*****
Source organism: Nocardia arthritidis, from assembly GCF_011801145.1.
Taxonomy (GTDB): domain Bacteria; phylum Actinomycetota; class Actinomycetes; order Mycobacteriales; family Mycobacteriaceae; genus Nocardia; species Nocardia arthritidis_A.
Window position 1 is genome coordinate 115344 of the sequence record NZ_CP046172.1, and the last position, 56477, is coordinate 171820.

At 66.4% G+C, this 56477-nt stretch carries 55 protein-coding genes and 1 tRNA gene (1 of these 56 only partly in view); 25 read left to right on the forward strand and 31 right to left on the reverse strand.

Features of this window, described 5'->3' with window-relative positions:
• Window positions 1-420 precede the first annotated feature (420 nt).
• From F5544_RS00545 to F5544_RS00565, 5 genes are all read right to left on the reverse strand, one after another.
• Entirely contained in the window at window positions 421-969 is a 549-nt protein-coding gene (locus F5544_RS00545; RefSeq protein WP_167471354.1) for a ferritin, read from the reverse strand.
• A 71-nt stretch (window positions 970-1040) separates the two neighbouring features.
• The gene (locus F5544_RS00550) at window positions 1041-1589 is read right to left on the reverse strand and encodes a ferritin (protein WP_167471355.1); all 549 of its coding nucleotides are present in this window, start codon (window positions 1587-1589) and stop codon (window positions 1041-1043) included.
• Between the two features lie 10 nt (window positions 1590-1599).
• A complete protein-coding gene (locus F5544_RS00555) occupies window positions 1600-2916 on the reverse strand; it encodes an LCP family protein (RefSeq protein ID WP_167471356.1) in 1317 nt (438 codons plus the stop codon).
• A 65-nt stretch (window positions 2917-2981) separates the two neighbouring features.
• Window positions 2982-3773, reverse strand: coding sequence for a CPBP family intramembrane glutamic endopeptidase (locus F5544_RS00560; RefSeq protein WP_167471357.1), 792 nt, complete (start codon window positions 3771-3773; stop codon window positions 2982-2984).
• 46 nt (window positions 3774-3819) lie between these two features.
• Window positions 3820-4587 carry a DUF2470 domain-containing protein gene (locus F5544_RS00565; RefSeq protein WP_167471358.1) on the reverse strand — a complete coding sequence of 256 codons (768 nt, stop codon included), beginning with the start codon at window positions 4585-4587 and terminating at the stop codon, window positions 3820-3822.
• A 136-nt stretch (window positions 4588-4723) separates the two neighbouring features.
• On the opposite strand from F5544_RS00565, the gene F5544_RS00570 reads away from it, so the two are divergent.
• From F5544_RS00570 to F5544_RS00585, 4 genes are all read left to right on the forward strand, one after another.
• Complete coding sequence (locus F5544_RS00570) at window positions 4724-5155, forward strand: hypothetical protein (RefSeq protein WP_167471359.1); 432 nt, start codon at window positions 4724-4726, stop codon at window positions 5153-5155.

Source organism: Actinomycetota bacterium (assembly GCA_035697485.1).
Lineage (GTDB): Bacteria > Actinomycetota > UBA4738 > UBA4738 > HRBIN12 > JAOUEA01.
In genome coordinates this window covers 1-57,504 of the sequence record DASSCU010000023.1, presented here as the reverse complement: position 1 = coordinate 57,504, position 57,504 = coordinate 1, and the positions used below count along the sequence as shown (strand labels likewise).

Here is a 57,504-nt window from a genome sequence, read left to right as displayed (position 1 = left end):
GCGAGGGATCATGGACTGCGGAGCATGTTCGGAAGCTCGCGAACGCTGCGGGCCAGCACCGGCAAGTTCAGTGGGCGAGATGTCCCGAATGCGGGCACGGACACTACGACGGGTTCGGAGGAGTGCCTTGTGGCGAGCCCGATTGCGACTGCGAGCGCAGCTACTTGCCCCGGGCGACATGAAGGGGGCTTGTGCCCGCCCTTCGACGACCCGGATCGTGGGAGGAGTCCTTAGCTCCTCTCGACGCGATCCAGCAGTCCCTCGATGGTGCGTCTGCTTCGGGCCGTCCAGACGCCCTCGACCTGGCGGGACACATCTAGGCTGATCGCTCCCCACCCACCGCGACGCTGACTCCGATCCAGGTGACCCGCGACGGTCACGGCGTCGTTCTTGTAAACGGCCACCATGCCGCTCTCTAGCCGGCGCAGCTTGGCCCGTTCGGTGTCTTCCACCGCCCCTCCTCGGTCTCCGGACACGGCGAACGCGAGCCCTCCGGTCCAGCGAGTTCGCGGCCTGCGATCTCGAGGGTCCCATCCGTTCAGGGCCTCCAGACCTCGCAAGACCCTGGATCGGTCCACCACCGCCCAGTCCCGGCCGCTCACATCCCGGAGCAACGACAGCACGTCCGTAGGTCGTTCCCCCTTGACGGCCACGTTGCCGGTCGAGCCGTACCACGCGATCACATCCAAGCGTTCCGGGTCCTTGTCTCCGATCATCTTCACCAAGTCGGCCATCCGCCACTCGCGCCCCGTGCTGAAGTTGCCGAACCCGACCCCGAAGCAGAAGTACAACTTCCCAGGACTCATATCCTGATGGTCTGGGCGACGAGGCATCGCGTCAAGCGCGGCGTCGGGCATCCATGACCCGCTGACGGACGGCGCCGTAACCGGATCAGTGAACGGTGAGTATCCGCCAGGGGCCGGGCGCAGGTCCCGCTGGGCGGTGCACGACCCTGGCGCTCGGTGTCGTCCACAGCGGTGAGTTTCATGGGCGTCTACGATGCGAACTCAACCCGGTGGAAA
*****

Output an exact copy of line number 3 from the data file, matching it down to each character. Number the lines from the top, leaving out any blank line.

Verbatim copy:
Window position 1 is genome coordinate 115344 of the sequence record NZ_CP046172.1, and the last position, 56477, is coordinate 171820.